Children with cystic fibrosis have variable degrees of exocrine pancreatic insufficiency which, if untreated, is the main cause of fat malabsorption. The impact of pancreatic enzyme supplementation on fat digestion was measured in 41 children with cystic fibrosis, 11 healthy controls, and five children with mucosal diseases by a non-invasive test of intraluminal lipolysis using 13carbon (13C) labelled mixed triglyceride (1,3-distearyl, 2[13C] octanoyl glycerol). The children with cystic fibrosis without pancreatic supplements had a median (range)13C cumulative percentage dose recovered over six hours (cPDR) of 3.1% (0–31.7), the controls 31.0% (21.8–41.1), and the subjects with mucosal disease 27.8% (19.7–32.5). In 23 subjects with cystic fibrosis the usual dose of pancreatic enzyme supplements increased the cPDR to a median of 23.9% (0–45.6), and twice the usual dose of enteric coated microspheres increased the cPDR to 31.1% (11.1–47.8). There was no significant difference between the median cPDR of normal controls and children with mucosal disease, but there was a highly significant difference between these groups and children with untreated cystic fibrosis. Thirteen children with cystic fibrosis had no 13C recovery in their breath without enzymes and 10 showed marked increases with regular enzymes. In eight children doubling the dose of enzymes caused no or minimal improvement. The mixed triglyceride breath test offers a simple, non-invasive way of assessing the need for pancreatic enzyme supplementation in children with cystic fibrosis and could be used to optimise treatment.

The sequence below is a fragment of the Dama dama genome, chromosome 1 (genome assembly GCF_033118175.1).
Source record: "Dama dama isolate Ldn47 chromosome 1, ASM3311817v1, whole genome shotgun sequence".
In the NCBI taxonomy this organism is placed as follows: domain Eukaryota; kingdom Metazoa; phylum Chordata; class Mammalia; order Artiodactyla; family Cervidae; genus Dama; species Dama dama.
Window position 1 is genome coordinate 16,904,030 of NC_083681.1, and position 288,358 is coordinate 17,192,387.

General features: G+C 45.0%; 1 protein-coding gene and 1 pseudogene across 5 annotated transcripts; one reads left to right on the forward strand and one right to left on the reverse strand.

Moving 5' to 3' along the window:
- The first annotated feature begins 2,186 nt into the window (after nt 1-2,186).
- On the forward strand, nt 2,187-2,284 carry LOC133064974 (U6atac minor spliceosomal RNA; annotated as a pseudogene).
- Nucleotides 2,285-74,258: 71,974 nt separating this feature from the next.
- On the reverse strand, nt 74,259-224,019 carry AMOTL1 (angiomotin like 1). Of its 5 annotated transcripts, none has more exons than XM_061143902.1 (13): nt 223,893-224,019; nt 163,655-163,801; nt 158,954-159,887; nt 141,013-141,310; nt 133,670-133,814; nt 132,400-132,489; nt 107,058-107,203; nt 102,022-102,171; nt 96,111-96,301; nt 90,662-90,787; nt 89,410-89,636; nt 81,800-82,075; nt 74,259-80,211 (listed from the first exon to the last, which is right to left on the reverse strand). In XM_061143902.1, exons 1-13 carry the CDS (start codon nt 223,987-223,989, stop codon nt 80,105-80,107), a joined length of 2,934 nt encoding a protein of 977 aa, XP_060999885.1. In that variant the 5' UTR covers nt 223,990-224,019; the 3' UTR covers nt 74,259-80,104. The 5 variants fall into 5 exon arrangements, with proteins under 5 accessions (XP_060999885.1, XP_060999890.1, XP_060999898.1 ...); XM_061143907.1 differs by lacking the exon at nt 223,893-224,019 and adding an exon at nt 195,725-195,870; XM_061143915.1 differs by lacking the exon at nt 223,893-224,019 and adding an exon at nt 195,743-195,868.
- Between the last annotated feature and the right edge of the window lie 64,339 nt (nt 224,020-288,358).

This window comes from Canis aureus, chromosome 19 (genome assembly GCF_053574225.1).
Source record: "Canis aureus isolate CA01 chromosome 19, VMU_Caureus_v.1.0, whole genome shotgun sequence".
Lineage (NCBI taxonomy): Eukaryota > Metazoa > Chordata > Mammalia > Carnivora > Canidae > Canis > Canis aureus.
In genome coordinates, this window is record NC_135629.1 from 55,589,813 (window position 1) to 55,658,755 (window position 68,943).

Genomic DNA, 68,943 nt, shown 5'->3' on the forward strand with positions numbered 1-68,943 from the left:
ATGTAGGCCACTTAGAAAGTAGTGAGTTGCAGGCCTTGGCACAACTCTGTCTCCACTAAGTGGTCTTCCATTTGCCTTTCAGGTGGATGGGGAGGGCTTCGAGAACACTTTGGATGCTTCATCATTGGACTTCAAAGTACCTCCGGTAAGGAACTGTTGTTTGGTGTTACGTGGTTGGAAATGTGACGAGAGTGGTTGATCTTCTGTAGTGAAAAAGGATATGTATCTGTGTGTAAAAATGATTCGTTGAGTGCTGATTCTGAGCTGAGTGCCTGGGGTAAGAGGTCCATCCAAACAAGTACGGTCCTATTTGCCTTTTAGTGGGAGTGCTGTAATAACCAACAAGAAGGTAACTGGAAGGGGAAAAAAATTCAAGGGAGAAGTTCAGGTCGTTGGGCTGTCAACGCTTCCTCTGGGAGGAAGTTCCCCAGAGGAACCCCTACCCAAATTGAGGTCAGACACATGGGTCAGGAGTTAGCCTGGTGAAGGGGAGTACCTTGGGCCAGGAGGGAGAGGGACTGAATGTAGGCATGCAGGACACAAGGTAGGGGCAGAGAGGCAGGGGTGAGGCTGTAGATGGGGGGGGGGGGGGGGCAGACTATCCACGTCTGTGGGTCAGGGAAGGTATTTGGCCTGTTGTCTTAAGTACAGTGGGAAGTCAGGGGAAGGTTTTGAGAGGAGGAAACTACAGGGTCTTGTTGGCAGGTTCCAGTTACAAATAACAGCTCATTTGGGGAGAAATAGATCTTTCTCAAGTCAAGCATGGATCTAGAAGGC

- cystic fibrosis
- breath test
- stable isotopes
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